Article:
C.B. immediately introduces a motion to quash based on the arbitrary and systematic exclusion of Negroes from the Grand and Traverse (trial) Juries. We elicit testimony from the County Clerk, a Mr. Leslie Bush, and others, that no Negro has ever served on a grand or traverse jury in Baker County for as long as anyone can remember. To this the audience murmurs its approval. Bush has a pronunciation problem as whenever he says "Negro" it comes out "nigger". After about the tenth time, Atty. Hollowell objects to this and Bush replies "they've been niggers all my life and I'll go on saying it; this is the first time I've ever heard anyone object". 0*Neil, the State Solicitor has a little better pronunciation; from him it comes out "nigrah" but occasionally it gets slurred. Hollowell's motion that this is prejudicial gets promptly overruled. In the course of arguing the motion Sheriff Johnson is called. He is a huge man, 6T2" tall weighing 246 lbs, with little pig eyes, reddish balding hair, and a red complexion which ranged to purple when he got mad. He was a real crowd pleaser, and caused the overall clad audience to occasionally laugh and smile, an act which seemed to make their leathery faces crack. H. I. Hudson, the tax collector, also testified. He is emaciated (there seems to be a fantastic amount of inbreeding among these people — they either run to huge proportions like Sheriff Johnson and the Kelleys' (who are relatives o:f his) or to exceedingly thin withered men like the Hudsons' or Bush.) His hands are deformed with some sort of palsy so that he cannot turn the pages of his tax digest. We elicit that there are 760 white property owners in the county and 400 Negroes (total population of Baker County is 4500), but it has only been since 1961 that Negroes occasionally get on the jury roll (never on an actual jury) and Charlie Ray the jury commissioner blurts out that after the white names are added to the jury roll of potential jurors, a certain percentage of Negroes are then included. By the time we got finished the argument on the motion it was time for lunch. There is only one restaurant in Newton and there was no question in our minds about the possibility of getting served so we drove the 22 miles back to Albany.
After lunch we got started on the first charge against Charlie — drunkenness on the public highway (misdemeanor). The defendant doesn't get voir dire in a misdemeanor, but simply 12 strikes. This is no bargain in Baker County as it is impossible to get an unbiased jury and the 5 strikes that the State gets was enough to exclude the three Negroes who had been put on the jury roll for that term. The panel that was assembled consisted mostly of farmers who wore either overalls or khaki pants and short sleeved shirts. Everyone had been born in Baker Co and the few who had been anywhere else (other than Albany) were in the military. After their service was up they came right back home. This arrest had taken place in late May, 1961. Charlie had asked his friend to drive him home and had gone to sleep in the back seat. The car was stopped by Deputy Sheriff Ben Johnson, the High Sheriff's kid brother, and Charlie was arrested on this charge. Case law would seem to indicate that the purpose of this statute is to prevent people from making a spectacle of themselves by being drunk outside frightening women and children, etc. but the jury stayed out 15 minutes and found Charlie guilty as charged; for sleeping in his car while another drove. The judge was fascinating to watch; every few minutes he would lean way over and let a big gob of tobacco juice fly towards a dirty spittoon, which he did manage to hit on rare occasions. Most of the audience chewed tobacco and those who weren't near the spittoons simply spit on the floor. When I mentioned this to C.B. he said that this was the best behaved audience he had ever seen in Baker County. They generally bring whiskey into court and get roaring drunk during the trials. As the court is only convened twice a year, it is a big social occasion, and for a trial of this magnitude everyone who could get away from the cows and pigs was in town. The sheriff was very courteous to us; the last time C.B. and Hollowell had him in Federal Court they raked him over the coals and it seemed that he didn't want to take the chance on antagonizing them again and get made a fool of in front of his constituency. Though Sheriff Johnson only has a 5th grade education and strikes one as barely literate, he is quite shrewd. In his term as a law enforcement officer for Baker Co. he has managed to kill two Negroes (also killed two women when he smashed into their car while drunk one night, but that doesn't really count) and shot and beaten many others; he is as feared as he is hated, a symbol of the ugliness, filth and corruption of the system. There were no unpleasant remarks directed toward me. The sheriff was overheard asking one of his friends if he thought I was "a white man or a nigger" and his friend responded that "he sho' looks white, but he must be a nigger sittin' up there with them other niggers". I don't remember if I had mentioned this previously, but we asked the local FBI to come down to Baker Co with us, as it's a very dangerous place. Of course they told us that they were much too busy.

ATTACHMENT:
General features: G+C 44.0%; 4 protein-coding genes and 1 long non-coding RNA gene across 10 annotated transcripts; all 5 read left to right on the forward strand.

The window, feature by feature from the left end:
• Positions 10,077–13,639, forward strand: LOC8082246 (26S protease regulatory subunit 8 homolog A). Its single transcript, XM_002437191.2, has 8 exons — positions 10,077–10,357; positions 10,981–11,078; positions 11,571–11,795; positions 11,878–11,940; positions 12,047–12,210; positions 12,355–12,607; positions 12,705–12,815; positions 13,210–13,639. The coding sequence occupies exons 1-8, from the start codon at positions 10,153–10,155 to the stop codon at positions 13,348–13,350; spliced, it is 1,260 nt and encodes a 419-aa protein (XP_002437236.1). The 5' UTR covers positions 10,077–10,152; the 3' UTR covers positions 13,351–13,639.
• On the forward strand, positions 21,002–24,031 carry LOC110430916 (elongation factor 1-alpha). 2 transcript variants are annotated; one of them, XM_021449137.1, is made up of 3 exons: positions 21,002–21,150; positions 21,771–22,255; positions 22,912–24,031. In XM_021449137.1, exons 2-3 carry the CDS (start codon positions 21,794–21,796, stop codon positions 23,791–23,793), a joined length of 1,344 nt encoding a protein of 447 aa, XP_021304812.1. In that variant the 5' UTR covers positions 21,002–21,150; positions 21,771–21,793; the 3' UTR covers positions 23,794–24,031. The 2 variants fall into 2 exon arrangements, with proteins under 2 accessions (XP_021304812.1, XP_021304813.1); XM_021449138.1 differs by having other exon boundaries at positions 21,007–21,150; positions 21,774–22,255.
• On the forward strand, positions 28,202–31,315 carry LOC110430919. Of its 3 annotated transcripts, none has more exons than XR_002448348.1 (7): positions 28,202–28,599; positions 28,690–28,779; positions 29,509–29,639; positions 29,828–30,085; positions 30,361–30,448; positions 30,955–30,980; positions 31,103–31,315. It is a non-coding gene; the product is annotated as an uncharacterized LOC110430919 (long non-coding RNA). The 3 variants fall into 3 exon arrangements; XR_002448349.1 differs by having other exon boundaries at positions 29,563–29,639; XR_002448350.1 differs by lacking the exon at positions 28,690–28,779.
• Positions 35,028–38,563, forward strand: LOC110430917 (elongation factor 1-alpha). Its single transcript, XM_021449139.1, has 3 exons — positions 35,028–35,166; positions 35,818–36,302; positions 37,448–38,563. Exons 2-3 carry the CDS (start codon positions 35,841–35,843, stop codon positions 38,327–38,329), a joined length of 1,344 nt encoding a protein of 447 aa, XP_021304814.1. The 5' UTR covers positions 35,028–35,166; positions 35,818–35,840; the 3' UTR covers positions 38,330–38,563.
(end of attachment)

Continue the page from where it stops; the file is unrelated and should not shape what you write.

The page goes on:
On Sunday night Hollowell phoned the Justice Dept in Washington and requested the same thing but they refused to take any responsibility. They said that "there is no federal issue here" when we asked them to protect our surprise white witness, the cowman. When we got back Monday night we worked well into the early morning making preparations for the next day in court. I also found out that SNCC has started to reorganize; they sent four girls out to Terrell to do voter registration work and 3 guys into Lee for the same purpose. This is very vital work and 1 am glad they are getting back into voter registration, but 1 really don't think sending 4 girls into Terrell (three of them white) was one of the smarter moves they have made, and I am very afraid something might happen out there.